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In dramatic contrast to the nation's capital, Jerusalem, Tel Aviv isn't a city steeped in its historic past as much as it is a living, breathing urban center, one that boasts burgeoning cultural, culinary, and nightlife scenes. Made up of several starkly different neighbourhoods, Tel Aviv has something to offer for the history-lover and the hip young traveler curious about modern Israeli culture in equal measure.
One of the city's oldest areas – the Ottoman-era Jaffa – is now as old as three millennia, and entices visitors with ancient buildings, biblical artefacts, and a still operational, charming fishing port.
Another neighbourhood to be written into any visitor's route is that of Neve Tzedek – stroll around the charming streets of one of Tel Aviv's oldest parts (the first Jeweish neighbourhood to appear outside the city walls), and sit down for a slow meal at one of the beautiful neighbourhood's many restaurants and cafes.
The famous Bauhaus buildings, Tel Aviv's so-called 'White City', do not occupy an area of their own, but are scattered throughout the entire town. Tel Aviv also enjoys a breezy coastal setting on the Mediterranean, with kilometers of beaches beloved by both locals and tourists.
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While many who come to Tel Aviv will do so in search of the city's gorgeous beaches and unstoppable nightlife, there is much more to see and do. It offers a combination of historical sights and attractions with cutting-edge art galleries and boutiques, the city's look ranging from modernist Bauhaus buildings and millennial architecture in Jaffa.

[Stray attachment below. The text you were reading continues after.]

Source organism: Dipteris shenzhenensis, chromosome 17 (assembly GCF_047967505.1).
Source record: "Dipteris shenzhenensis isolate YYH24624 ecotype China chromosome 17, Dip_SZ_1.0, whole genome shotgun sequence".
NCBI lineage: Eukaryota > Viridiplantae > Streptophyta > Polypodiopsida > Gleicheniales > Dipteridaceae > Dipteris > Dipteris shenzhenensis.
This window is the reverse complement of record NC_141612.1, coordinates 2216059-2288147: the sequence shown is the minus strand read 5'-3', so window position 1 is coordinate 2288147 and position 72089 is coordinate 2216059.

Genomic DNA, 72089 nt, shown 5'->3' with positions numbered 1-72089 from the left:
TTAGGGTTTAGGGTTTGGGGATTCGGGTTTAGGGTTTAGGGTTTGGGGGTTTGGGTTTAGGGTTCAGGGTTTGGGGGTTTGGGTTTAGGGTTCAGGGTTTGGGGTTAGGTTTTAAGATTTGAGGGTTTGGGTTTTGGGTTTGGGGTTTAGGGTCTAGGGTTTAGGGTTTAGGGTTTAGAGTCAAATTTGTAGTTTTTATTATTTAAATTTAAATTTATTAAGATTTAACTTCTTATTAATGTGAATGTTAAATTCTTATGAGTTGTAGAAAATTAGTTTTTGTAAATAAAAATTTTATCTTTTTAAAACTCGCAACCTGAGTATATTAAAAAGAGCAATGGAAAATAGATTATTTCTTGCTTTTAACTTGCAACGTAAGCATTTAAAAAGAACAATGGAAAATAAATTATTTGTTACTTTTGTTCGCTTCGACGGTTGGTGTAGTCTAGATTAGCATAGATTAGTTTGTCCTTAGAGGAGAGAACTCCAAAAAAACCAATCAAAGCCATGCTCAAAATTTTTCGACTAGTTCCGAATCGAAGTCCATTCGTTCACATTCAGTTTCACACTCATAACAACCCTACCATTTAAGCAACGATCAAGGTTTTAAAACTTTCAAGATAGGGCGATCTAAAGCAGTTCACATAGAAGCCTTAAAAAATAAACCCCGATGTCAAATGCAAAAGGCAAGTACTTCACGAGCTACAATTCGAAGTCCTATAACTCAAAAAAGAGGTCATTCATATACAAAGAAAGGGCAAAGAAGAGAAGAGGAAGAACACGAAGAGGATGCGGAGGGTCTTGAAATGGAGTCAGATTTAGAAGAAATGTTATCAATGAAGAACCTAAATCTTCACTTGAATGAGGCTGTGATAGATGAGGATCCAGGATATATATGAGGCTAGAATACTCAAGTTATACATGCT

With a seemingly never-ending selection of places to eat, ranging from fine dining to street food, Tel Aviv is one of the region's best culinary cities. Daring chefs push the envelope when it comes to fusing tradition with innovation in the city's top restaurants, while street stalls take quick, cheap and delicious to whole new levels.
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Cafes play an important role in the life of the locals of Tel Aviv. These are the places where they go not only to catch up with friends or family but to do business, as well. Talented baristas serve up expertly-prepared coffee, and decadent desserts are abundant. Be sure to try some local baked goods and bread products, too.
Tel Aviv is known as the party capital of the Middle East, and for good reason. The seaside location and pleasant climate mean that beach parties go on until dawn, and world-class clubs, bars and music venues draw huge crowds all year.
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Shopping in Tel Aviv is ubiquitous and eclectic. From designer fashion from both local and international brands, to second-hand and vintage clothes, to antiques and local delicacies, this city has it all. Markets make up one of the most essential parts of everyday life in Tel Aviv, and should not be missed, both for the experience and the great finds.
Ben Gurion Airport is the main international airport serving Tel Aviv, located 19 km to the southeast of the city.
To travel to the city centre from the airport you can use the national bus company called Egged bus. There are two locations where you can take the bus from. One is the Airport City and the other is the Ben Gurion Airport - inbound and outbound terminals.